Hi Stephen P. King 

" Leibniz propounds a pluralistic metaphysical idealism by reducing the reality 
of the universe to 
centres of force, which are all ultimately spiritual in their nature. Every 
centre of force is a substance, 
an individual, and is different from other centres of force. Such centres of 
force, Leibniz calls monads. 
These forces are unextended, not subject to division in space. None, excepting, 
of course, God, can 
destroy these monads, and so they are considered to be immortal in essence. 
Though quantitatively, the monads a.."

Roger Clough, rclo...@verizon.net
8/23/2012 
Leibniz would say, "If there's no God, we'd have to invent him so everything 
could function."
----- Receiving the following content ----- 
From: Stephen P. King 
Receiver: everything-list 
Time: 2012-08-23, 07:17:57
Subject: Re: NewsFlash: Monadic weather today will be cloudy with 
achanceofthunderstorms


Hi Roger,

    The unextended aspect of monads is just an expression of the fact that 
within the monadology, it is not embedded in a space and thus has no measurable 
size.WE cannot think of monads as we think of atoms in a void. The idea is that 
we can recover the concept of an external space as a collection of possible 
locations purely in terms of internal states.


On 8/23/2012 6:57 AM, Roger Clough wrote:

Hi Stephen P. King 

Monads are inextended, so can have no spatial presence.


Roger Clough, rclo...@verizon.net
8/23/2012 
Leibniz would say, "If there's no God, we'd have to invent him so everything 
could function."
----- Receiving the following content ----- 
From: Stephen P. King 
Receiver: everything-list 
Time: 2012-08-22, 10:58:42
Subject: Re: NewsFlash: Monadic weather today will be cloudy with a 
chanceofthunderstorms


Dear Roger,

    You are being inconsistent to the very definition of a monad. They do not 
have an "outside" that could ever been seen from a point of view and thus to 
think of them as if they do, such as the concept of a space full of them (which 
implies mutual displacement) if to think of them as atoms that are exclusively 
"outside view" defined. Within the Monadology all concepts that imply an 
"outside view" are strictly defined in terms of appearances from the inside.


On 8/22/2012 9:09 AM, Richard Ruquist wrote:

Roger, 


Space is not empty. It is full of monads at 10^90/cc.
These are the building blocks of space in integration-information theory.
Richard


On Wed, Aug 22, 2012 at 8:50 AM, Roger Clough <rclo...@verizon.net> wrote:

Hi Richard Ruquist 
 
You need to study the monadology. And the history of modern physics.
 
Space does not physically exist for L (as for us) because it is empty, as the 
Milligan-whatshisname 
experiment proved a century ago. The notion of an ether is a fantasy. It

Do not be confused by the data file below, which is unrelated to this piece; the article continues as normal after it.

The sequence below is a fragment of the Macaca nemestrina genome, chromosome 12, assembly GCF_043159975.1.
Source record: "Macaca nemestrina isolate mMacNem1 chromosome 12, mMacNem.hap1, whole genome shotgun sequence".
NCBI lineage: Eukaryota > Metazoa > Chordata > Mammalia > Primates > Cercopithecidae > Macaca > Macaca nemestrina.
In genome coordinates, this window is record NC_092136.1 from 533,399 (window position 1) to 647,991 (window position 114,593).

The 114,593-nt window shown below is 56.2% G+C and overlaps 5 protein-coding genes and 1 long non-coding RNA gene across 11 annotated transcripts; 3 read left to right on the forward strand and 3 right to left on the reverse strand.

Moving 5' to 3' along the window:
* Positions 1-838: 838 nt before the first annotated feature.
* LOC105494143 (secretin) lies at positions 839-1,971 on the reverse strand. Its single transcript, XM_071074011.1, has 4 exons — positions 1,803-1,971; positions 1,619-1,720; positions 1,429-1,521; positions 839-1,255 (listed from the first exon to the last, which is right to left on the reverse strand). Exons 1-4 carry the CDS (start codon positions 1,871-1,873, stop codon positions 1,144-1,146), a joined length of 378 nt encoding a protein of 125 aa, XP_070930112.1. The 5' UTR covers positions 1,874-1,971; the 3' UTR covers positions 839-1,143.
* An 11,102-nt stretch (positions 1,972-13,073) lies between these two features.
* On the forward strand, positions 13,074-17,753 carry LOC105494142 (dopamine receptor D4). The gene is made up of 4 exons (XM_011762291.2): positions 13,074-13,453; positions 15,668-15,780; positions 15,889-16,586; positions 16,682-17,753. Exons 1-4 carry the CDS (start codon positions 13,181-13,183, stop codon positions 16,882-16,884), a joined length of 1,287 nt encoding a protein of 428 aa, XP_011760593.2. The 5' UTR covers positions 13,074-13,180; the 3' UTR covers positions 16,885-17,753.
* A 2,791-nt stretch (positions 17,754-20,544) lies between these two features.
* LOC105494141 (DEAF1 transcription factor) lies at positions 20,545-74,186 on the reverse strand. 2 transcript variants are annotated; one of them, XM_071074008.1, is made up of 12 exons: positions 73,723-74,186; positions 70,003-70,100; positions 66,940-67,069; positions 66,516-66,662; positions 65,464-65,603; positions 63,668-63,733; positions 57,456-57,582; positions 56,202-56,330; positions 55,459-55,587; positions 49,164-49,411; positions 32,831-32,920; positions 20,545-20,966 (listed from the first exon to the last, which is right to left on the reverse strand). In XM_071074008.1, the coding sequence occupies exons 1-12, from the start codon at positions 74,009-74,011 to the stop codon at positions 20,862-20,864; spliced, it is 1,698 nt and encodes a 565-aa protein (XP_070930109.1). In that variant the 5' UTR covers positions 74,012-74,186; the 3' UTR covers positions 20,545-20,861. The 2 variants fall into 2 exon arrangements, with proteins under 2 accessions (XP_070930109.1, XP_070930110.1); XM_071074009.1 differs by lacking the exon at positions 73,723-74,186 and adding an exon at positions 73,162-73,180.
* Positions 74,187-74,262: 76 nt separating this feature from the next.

doesn't exist.
Photons just go from A to B through a quantum or mathematical wavefield, not an 
actual one.
 
 
Roger Clough, rclo...@verizon.net
8/22/2012 
Leibniz would say, "If there's no God, we'd have to invent him so everything 
could function."
----- Receiving the following content ----- 
From: Richard Ruquist 
Receiver: everything-list 
Time: 2012-08-22, 07:06:07
Subject: Re: NewsFlash: Monadic weather today will be cloudy with a chance 
ofthunderstorms


Roger, " monads are by definition nonlocal " does not mean that " space does 
not exist". Your logic is faulty. 
Richard 



On Wed, Aug 22, 2012 at 5:31 AM, Roger Clough <rclo...@verizon.net> wrote:

Hi benjayk 
In monadic theory,?ince space does not exist, monads are by definition 
nonlocal, thus all minds in a sense are one
and can commune with one another as well as with God (the mind behind the 
supreme monad). 
The clarity of intercommunication will of course depend, of course, on the 
sensitivity of the monads, their intelligence,
and how "near" (resonant) their partners are, as well as other factors?uch as 
whether or not its
a clear?onadic weather day.
Roger Clough, rclo...@verizon.net
8/22/2012 
Leibniz would say, "If there's no God, we'd have to invent him so everything 
could function."
----- Receiving the following content ----- 
From: benjayk 
Receiver: everything-list 
Time: 2012-08-21, 17:24:01
Subject: Re: Simple proof that our intelligence transcends that of computers


meekerdb wrote:
> 
> "This sentence cannot be confirmed to be true by a human being."
> 
> The Computer
> 

He might be right in saying that (See my response to Saibal).
But it can't confirm it as well (how could it, since we as humans can't
confirm it and what he knows about us derives from what we program into
it?). So still, it is less capable than a human.
-- 




-- 
Onward!

Stephen

"Nature, to be commanded, must be obeyed." 
~ Francis Bacon
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Onward!

Stephen

"Nature, to be commanded, must be obeyed." 
~ Francis Bacon

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